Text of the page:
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WASHINGTON, D.C. - (Mealey's) The Securities and Exchange Commission acted "arbitrarily and capriciously" in enacting its proxy access rule pursuant to the Dodd-Frank Wall Street Reform and Consumer Protection Act, a District of Columbia Circuit U.S. Court of Appeals panel ruled July 22 in granting petitioners' petition for review and vacating the rule (Business Roundtable and Chamber of Commerce of the United States of America v. Securities and Exchange Commission, No. 10-1305, D.C. Cir.).
The Business Roundtable and the Chamber of Commerce of the United States of America filed a petition for review in the D.C. Circuit, seeking a ruling that the SEC violated the Administrative Procedure Act by failing to adequately consider the rule's effect upon efficiency, competition and capital formation, as required by Section 3(f) of the Securities Exchange Act of 1934 and Section 2(c) of the Investment Company Act of 1940.
The rule, Rule 14a-11 of the Exchange Act, requires public companies to provide shareholders with information about, and their ability to vote for, shareholder-nominated candidates for boards of directors.
In granting review and vacating the rule, the panel agreed with the petitioners that the SEC "acted arbitrarily and capriciously for having failed once again . . . adequately to assess the economic effects of a new rule."
"Here the Commission inconsistently and opportunistically framed the costs and benefits of the rule; failed adequately to quantify the certain costs or to explain why those costs could not be quantified; neglected to support its predictive judgments; contradicted itself; and failed to respond to substantial problems raised by commenters. For these and other reasons, its decision to apply the rule to investment companies was also arbitrary," the panel said.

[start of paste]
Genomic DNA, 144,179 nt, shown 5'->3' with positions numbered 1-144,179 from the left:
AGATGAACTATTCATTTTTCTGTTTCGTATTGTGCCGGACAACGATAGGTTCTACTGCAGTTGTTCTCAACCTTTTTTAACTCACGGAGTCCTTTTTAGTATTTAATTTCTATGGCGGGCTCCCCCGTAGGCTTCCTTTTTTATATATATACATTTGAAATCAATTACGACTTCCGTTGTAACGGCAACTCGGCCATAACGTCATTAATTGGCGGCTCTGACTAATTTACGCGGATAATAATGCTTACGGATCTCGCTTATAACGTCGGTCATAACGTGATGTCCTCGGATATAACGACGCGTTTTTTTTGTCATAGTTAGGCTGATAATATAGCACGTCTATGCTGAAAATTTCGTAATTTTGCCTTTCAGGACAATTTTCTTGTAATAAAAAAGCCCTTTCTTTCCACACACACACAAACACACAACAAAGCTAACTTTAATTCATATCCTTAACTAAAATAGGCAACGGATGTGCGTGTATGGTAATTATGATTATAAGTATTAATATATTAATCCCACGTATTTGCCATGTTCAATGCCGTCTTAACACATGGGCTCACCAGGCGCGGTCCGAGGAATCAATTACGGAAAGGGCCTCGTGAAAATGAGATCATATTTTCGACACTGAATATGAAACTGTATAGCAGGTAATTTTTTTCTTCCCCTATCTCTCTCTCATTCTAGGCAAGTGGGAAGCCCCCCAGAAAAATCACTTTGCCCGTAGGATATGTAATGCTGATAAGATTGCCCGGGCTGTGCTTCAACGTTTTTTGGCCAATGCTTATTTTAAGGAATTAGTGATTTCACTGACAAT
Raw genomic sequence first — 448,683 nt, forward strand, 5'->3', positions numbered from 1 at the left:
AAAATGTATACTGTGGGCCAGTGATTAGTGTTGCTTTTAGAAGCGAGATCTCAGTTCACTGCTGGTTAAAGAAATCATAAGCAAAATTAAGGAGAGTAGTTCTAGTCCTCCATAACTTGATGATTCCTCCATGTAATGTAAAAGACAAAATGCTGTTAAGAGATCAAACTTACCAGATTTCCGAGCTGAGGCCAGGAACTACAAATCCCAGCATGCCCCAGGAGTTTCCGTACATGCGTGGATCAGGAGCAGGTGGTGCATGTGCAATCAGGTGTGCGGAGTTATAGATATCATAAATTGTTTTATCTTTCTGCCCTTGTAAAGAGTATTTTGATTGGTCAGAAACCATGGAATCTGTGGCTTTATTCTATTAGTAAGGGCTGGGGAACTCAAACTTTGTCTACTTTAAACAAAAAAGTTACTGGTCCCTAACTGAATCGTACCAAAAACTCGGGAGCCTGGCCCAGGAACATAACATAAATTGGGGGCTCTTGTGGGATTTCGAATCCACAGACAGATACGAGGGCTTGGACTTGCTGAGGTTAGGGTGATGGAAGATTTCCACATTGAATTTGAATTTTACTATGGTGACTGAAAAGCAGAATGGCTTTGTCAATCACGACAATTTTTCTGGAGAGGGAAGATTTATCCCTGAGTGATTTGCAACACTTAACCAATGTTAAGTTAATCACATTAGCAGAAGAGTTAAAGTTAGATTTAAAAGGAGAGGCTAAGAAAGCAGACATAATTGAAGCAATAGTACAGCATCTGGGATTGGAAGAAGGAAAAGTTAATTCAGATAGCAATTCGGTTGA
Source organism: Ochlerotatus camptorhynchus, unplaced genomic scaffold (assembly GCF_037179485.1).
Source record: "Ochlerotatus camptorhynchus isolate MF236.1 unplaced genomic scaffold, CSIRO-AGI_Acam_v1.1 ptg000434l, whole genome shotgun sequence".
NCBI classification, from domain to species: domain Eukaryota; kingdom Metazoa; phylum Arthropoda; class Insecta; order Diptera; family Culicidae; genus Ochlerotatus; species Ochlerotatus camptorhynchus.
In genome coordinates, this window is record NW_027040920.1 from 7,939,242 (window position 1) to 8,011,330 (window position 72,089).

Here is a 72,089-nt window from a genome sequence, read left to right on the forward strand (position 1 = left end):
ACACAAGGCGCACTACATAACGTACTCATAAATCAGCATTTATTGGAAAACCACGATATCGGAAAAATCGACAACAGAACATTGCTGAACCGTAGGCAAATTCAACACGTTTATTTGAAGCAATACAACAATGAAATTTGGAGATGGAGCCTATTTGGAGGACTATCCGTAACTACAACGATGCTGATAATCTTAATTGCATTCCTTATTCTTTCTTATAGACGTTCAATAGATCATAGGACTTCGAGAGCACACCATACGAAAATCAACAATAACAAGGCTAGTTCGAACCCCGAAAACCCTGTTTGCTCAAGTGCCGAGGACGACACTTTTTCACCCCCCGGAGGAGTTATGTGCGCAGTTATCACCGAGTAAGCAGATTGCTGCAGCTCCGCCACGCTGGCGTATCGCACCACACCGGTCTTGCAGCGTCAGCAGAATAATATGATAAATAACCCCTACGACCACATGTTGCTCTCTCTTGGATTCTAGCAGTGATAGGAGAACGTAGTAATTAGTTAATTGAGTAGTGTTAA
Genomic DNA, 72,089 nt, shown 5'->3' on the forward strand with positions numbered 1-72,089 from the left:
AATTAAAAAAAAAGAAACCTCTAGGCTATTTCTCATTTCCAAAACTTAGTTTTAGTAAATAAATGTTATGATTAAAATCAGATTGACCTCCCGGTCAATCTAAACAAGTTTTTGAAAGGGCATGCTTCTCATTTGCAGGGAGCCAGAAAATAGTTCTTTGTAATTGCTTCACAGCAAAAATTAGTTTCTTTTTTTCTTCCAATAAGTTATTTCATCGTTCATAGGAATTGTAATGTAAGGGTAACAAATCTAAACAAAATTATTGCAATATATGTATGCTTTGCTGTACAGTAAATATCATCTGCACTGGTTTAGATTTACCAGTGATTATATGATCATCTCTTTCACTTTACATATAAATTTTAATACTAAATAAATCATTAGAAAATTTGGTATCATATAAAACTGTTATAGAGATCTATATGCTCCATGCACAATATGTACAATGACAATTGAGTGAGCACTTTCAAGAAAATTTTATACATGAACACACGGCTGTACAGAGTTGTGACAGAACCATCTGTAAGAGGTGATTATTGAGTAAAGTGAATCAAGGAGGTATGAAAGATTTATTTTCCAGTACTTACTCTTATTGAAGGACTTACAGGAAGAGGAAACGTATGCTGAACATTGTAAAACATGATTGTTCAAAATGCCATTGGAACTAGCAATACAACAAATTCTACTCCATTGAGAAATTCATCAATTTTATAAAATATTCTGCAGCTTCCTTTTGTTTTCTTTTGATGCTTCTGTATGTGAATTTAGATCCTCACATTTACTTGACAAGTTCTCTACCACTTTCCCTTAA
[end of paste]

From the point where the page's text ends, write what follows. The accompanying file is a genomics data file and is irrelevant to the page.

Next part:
"Because we conclude the Commission failed to justify Rule 14a-11, we need not address the petitioners' additional argument the Commission arbitrarily rejected proposed alternatives that would have allowed shareholders of each company to decide for that company whether to adopt a mechanism for shareholders' nominees to get access to proxy materials."
The SEC proposed the rule and adopted it with the goal of ensuring "the proxy process functions, as nearly as possible, as a replacement for an actual in-person meeting of shareholders."
The SEC amended the proposed rule and adopted Rule 14a-11 by a 3-2 vote, but after the petitioners sought review in the D.C. Circuit, it stayed the final rule, which was to become effective on Nov. 15, pending the outcome of the instant action.
Chief Circuit Judge David B. Sentelle wrote the panel's opinion and was joined by Circuit Judges Douglas H. Ginsburg and Janice Rogers Brown.
[Editor's Note: Full coverage will be in the August issue of Mealey's Emerging Securities Litigation. In the meantime, the opinion is available at www.mealeysonline.com or by calling the Customer Support Department at 1-800-833-9844. Document #57-110808-001Z. For all of your legal news needs, please visit www.lexisnexis.com/mealeys.]
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